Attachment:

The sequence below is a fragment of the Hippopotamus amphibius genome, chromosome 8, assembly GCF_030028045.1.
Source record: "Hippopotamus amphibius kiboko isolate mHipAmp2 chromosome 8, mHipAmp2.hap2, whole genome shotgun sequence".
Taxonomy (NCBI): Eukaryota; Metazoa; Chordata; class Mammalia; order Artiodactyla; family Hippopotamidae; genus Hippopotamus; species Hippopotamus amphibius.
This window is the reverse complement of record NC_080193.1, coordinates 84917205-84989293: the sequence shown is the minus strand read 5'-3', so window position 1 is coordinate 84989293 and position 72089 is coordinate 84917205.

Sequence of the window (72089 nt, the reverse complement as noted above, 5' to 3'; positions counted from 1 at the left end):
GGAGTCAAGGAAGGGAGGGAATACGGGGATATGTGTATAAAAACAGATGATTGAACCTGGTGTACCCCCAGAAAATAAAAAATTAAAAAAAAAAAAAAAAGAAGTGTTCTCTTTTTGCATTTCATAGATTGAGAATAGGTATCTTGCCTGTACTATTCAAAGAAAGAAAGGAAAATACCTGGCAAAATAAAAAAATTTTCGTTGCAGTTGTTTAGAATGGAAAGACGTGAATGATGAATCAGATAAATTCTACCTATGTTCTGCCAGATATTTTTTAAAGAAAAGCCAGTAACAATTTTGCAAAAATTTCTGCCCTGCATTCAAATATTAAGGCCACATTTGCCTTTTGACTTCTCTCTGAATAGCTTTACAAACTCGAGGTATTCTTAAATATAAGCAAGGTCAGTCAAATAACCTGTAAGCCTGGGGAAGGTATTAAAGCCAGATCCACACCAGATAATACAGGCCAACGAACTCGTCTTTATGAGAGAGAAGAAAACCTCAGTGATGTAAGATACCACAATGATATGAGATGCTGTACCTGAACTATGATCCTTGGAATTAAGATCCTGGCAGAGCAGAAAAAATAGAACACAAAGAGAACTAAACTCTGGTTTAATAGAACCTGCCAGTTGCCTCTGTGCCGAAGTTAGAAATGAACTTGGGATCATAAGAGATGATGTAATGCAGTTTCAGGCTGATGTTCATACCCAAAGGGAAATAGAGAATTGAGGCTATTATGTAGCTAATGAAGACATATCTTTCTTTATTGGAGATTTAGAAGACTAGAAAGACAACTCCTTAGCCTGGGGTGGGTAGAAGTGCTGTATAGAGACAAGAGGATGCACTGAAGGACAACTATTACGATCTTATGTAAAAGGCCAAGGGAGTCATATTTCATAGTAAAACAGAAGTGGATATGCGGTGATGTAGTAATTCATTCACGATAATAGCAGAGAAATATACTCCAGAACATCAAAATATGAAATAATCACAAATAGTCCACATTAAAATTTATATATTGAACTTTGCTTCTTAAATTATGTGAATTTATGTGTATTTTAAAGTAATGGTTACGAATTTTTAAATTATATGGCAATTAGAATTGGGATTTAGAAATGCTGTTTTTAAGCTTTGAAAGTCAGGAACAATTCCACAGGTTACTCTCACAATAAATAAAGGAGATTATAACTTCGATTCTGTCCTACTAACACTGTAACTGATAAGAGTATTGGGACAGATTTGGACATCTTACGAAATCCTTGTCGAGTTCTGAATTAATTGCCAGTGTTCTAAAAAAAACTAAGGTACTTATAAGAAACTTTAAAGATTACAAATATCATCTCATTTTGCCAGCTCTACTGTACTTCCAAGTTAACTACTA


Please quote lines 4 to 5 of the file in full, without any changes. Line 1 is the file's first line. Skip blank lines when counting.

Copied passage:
This window is the reverse complement of record NC_080193.1, coordinates 84917205-84989293: the sequence shown is the minus strand read 5'-3', so window position 1 is coordinate 84989293 and position 72089 is coordinate 84917205.

Sequence of the window (72089 nt, the reverse complement as noted above, 5' to 3'; positions counted from 1 at the left end):